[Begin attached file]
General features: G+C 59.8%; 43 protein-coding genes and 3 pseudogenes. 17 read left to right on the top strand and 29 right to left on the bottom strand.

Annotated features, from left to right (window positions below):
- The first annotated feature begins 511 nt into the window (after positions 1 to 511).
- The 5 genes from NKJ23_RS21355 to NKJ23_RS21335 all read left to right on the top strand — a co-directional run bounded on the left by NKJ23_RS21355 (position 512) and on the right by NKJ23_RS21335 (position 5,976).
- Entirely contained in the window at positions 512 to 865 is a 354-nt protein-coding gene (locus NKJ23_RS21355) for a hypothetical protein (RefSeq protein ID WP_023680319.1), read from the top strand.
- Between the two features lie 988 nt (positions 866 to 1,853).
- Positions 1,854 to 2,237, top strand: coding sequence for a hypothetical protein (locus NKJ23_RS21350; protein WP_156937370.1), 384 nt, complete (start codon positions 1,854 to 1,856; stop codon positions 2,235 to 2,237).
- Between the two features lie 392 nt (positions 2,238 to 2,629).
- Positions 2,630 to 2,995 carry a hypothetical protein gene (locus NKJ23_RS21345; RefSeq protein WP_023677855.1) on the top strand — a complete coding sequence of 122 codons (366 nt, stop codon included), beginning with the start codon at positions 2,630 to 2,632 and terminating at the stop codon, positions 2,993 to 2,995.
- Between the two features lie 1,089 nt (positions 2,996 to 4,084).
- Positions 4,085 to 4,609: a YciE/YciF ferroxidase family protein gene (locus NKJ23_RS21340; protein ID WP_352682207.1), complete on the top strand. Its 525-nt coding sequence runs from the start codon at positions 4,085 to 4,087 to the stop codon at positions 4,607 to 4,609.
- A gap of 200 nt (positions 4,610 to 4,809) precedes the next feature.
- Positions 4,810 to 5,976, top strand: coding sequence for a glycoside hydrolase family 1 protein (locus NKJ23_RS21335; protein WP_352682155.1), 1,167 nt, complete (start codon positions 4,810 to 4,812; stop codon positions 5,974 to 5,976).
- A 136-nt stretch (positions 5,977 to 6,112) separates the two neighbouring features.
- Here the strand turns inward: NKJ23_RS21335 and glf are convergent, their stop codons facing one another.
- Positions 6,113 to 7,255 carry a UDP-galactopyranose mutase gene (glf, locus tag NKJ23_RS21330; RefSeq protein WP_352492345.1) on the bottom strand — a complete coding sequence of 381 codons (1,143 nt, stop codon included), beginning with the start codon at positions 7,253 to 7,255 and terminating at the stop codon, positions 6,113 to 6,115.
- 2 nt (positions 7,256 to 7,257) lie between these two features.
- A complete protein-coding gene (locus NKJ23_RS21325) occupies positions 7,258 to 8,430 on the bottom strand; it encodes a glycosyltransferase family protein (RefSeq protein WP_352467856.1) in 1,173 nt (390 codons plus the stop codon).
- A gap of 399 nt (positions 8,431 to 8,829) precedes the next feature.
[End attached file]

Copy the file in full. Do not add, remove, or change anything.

General features: G+C 59.8%; 43 protein-coding genes and 3 pseudogenes. 17 read left to right on the top strand and 29 right to left on the bottom strand.

Annotated features, from left to right (window positions below):
- The first annotated feature begins 511 nt into the window (after positions 1 to 511).
- The 5 genes from NKJ23_RS21355 to NKJ23_RS21335 all read left to right on the top strand — a co-directional run bounded on the left by NKJ23_RS21355 (position 512) and on the right by NKJ23_RS21335 (position 5,976).
- Entirely contained in the window at positions 512 to 865 is a 354-nt protein-coding gene (locus NKJ23_RS21355) for a hypothetical protein (RefSeq protein ID WP_023680319.1), read from the top strand.
- Between the two features lie 988 nt (positions 866 to 1,853).
- Positions 1,854 to 2,237, top strand: coding sequence for a hypothetical protein (locus NKJ23_RS21350; protein WP_156937370.1), 384 nt, complete (start codon positions 1,854 to 1,856; stop codon positions 2,235 to 2,237).
- Between the two features lie 392 nt (positions 2,238 to 2,629).
- Positions 2,630 to 2,995 carry a hypothetical protein gene (locus NKJ23_RS21345; RefSeq protein WP_023677855.1) on the top strand — a complete coding sequence of 122 codons (366 nt, stop codon included), beginning with the start codon at positions 2,630 to 2,632 and terminating at the stop codon, positions 2,993 to 2,995.
- Between the two features lie 1,089 nt (positions 2,996 to 4,084).
- Positions 4,085 to 4,609: a YciE/YciF ferroxidase family protein gene (locus NKJ23_RS21340; protein ID WP_352682207.1), complete on the top strand. Its 525-nt coding sequence runs from the start codon at positions 4,085 to 4,087 to the stop codon at positions 4,607 to 4,609.
- A gap of 200 nt (positions 4,610 to 4,809) precedes the next feature.
- Positions 4,810 to 5,976, top strand: coding sequence for a glycoside hydrolase family 1 protein (locus NKJ23_RS21335; protein WP_352682155.1), 1,167 nt, complete (start codon positions 4,810 to 4,812; stop codon positions 5,974 to 5,976).
- A 136-nt stretch (positions 5,977 to 6,112) separates the two neighbouring features.
- Here the strand turns inward: NKJ23_RS21335 and glf are convergent, their stop codons facing one another.
- Positions 6,113 to 7,255 carry a UDP-galactopyranose mutase gene (glf, locus tag NKJ23_RS21330; RefSeq protein WP_352492345.1) on the bottom strand — a complete coding sequence of 381 codons (1,143 nt, stop codon included), beginning with the start codon at positions 7,253 to 7,255 and terminating at the stop codon, positions 6,113 to 6,115.
- 2 nt (positions 7,256 to 7,257) lie between these two features.
- A complete protein-coding gene (locus NKJ23_RS21325) occupies positions 7,258 to 8,430 on the bottom strand; it encodes a glycosyltransferase family protein (RefSeq protein WP_352467856.1) in 1,173 nt (390 codons plus the stop codon).
- A gap of 399 nt (positions 8,431 to 8,829) precedes the next feature.